The 530,000-square-meter (5.7 million-square-foot) tower project will be the centerpiece and first construction phase of Kingdom City, Jeddah Economic Company's new urban development on over 530 hectares (1,310 acres) of land in north Jeddah, near the Red Sea. The overall Kingdom City master plan is being designed by HOK, while AS+GG designed the master plan for the 23-hectare (57-acre) Kingdom Tower Waterfront District surrounding the tower.
Schematic design is complete and design development is underway. Foundation drawings are complete and the piling for the tower is currently being tendered. The overall construction cost of the tower is expected to be SR4.6 billion (about US$1.2 billion) and the overall estimated cost of the entire Kingdom City project is anticipated to be SR75 billion (about US$20 billion).
Marcel Breuer created this icon of Modernism, an archetype of the modern art museum, on a small urban site. Photo: Ezra Stoller/ Courtesy W.W. Norton
Breuer's Whitney Museum
by Eric M. Wolf
On June 17, 1963, the Whitney announced to the public
its plans to build a new facility in a new location...
This new project would become the Whitney Museum of American Art that we know today.
Not only a radical design, Breuer's building would become an architectural icon of New York City and a symbol of the radicalism and controversy that would surround much of the Whitney Museum's activities and commitment to often controversial trends in contemporary art (perhaps best encapsulated in the Whitney's biennials).
The new location on the Upper East Side would place the Whitney Museum in the "Museum Mile" district of Manhattan. Though one block east of the "mile" itself (the Whitney would be on Madison Avenue rather than Fifth Avenue), it would be five blocks north of the Frick Collection on 70th Street and Fifth Avenue (more or less the southernmost of the museums of the district) and seven blocks south of the main entrance of the Metropolitan Museum of Art on 82nd Street.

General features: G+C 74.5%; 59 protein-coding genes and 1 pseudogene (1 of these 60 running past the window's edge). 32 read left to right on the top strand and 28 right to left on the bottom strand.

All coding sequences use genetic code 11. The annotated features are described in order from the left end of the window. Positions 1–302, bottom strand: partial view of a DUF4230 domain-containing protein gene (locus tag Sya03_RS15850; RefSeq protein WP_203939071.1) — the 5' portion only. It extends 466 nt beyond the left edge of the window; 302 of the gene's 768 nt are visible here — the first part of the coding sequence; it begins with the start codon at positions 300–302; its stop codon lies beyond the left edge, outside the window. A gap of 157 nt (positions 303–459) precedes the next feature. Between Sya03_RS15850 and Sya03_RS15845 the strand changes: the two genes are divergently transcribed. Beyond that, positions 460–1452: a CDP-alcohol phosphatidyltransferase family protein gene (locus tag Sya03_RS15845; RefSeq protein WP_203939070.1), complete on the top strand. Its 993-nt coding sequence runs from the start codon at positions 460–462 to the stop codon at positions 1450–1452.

The Whitney would also be located very near to the Guggenheim Museum and the Jewish Museum, two institutions that, at that time, had major commitments to contemporary art. However, the new Whitney was far enough from all of these institutions to reassert its own identity and autonomy.
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Press Release - Public Comment Open on Update to USGBC's LEED Green Building Program - USGBC Press Release
Tools and Downloads
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How 3D Printing Works
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Computing Giants Launch Free Science Metrics - Nature, 2011.0802
Go Go Gadget BIM - BD (Registration required), 2011.0802
Lion-Compatible TURBOCAD MAC PRO V6 RELEASED - IMSI Design Press Release, 2011.0802
CommunityCommands for AutoCAD Graduates from Autodesk Labs - Autodesk Labs Blog, 2011.0802
Japanese Find Radioactivity on Their Own - New York Times, 2011.0801
Debunking the Myths about BIM in the "Cloud" - AECbytes, 2011.0731
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Connect each of the following pre-Columbian sites with the
culture that created it.
A. Machu Picchu
B. Chichen Itza
C. Monte Albán
4. Zapotec and Mixtec
You are designing a house near a creek and are concerned
about flooding. An expert tells you that the site is
unlikely to suffer from headwater flooding but that you
might want to raise the building or set it back from the
creek because of the possibility of a backwater flood.
What is the difference between these two types of flood?
Classic Home 058 — Bungalow by E. J. Maier, T. E. King & G. H. Erard
""Here is a bungalow of unusually attractive design and plan. It is especially suited to the country but would look well in a suburban location, though it would need a good-sized site to enable its full beauty to be seen. A garage is suggested in the illustration, tied into the house by a brick wall. In this arrangement, the garden and lawn would be at the opposite end with a terrace outside the living room windows...